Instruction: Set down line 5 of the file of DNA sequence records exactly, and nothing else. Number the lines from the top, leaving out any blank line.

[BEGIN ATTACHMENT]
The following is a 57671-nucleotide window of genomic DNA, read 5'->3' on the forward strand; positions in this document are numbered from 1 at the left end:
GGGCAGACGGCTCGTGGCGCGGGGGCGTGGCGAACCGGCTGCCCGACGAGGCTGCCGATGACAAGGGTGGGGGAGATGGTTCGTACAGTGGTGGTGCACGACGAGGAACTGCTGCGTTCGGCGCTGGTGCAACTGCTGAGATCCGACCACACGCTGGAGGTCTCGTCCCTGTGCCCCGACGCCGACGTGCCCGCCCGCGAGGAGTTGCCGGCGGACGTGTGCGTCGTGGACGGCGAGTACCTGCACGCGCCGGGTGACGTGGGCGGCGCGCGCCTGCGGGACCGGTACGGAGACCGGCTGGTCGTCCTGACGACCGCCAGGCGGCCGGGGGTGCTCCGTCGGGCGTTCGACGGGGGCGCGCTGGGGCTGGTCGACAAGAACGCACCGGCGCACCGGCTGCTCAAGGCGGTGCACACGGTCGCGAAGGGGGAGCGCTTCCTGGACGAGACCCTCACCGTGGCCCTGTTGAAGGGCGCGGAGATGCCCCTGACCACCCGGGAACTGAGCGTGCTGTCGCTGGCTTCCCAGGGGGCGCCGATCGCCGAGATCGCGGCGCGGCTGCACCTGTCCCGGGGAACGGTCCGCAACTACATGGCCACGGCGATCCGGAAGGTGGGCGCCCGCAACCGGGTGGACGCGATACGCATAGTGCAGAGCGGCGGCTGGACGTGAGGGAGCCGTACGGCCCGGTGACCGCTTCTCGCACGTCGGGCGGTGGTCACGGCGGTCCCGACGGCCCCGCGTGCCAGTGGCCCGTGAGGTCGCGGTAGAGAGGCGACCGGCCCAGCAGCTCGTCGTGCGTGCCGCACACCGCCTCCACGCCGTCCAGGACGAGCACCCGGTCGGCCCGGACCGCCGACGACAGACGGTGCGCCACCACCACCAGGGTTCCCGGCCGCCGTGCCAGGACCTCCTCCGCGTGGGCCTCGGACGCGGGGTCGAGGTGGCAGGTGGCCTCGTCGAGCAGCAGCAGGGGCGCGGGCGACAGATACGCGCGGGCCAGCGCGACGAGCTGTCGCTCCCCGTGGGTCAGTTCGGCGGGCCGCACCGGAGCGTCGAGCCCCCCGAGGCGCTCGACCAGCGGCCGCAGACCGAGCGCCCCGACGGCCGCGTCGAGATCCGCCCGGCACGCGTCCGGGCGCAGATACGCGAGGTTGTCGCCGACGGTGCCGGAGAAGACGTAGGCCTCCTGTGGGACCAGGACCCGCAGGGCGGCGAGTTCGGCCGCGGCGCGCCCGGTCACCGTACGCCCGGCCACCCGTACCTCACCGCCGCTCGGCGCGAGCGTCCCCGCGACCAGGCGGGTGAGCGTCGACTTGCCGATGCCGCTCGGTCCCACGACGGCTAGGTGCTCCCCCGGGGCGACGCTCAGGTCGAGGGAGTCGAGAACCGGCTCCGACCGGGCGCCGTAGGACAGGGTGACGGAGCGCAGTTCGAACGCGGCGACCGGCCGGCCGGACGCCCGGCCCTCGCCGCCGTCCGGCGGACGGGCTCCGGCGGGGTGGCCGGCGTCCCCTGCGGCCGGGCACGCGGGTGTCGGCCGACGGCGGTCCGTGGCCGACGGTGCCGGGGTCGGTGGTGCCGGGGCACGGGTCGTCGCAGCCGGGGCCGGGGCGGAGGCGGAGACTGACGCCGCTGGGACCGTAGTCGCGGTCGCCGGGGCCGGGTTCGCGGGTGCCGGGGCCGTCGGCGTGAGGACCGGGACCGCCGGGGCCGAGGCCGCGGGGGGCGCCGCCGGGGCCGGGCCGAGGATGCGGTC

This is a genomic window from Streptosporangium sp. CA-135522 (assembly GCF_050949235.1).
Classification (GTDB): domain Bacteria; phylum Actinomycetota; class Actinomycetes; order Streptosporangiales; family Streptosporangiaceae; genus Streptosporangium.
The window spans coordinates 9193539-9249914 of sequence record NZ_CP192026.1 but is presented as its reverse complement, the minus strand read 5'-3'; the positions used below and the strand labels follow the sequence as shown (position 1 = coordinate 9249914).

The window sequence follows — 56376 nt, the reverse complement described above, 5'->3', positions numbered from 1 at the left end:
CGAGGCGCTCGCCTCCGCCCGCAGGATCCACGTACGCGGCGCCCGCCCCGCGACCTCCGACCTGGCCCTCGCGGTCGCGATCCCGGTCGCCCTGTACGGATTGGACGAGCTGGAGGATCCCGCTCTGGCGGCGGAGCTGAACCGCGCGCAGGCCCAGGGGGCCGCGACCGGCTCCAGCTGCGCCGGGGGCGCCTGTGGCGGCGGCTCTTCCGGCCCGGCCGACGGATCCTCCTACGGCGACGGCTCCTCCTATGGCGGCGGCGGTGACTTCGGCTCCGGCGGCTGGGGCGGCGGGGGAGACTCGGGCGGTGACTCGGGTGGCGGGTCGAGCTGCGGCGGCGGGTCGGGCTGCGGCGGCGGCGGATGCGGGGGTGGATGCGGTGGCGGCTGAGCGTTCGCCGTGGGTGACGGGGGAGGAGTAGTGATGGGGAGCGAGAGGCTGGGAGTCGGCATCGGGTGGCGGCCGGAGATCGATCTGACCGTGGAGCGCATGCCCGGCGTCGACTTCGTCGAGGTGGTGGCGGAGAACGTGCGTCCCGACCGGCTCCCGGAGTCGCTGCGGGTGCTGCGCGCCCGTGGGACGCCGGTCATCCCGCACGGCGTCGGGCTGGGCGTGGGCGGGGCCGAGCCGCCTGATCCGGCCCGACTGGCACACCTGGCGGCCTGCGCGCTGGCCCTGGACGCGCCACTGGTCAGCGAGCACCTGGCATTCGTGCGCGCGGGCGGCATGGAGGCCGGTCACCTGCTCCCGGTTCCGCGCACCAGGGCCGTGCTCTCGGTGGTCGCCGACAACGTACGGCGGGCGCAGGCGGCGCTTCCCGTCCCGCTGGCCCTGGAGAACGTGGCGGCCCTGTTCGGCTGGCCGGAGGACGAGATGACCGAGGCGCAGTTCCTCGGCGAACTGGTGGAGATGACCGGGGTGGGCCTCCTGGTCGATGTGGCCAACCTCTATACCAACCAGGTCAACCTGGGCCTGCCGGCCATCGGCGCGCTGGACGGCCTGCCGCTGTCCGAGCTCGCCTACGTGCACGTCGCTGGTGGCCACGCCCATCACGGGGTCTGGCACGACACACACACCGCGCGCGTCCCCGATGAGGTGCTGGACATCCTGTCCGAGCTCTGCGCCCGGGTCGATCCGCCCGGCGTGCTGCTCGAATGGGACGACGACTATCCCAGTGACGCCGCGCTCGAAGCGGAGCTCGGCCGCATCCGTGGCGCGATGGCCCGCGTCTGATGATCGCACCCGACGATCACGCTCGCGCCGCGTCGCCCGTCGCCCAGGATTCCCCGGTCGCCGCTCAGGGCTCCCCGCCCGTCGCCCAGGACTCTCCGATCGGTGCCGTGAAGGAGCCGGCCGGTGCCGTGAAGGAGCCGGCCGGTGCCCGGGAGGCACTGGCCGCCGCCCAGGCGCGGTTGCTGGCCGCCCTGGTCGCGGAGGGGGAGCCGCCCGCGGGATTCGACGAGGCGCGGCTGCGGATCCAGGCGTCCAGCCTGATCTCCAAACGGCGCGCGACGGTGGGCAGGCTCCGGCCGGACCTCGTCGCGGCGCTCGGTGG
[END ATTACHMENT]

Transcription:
The window spans coordinates 9193539-9249914 of sequence record NZ_CP192026.1 but is presented as its reverse complement, the minus strand read 5'-3'; the positions used below and the strand labels follow the sequence as shown (position 1 = coordinate 9249914).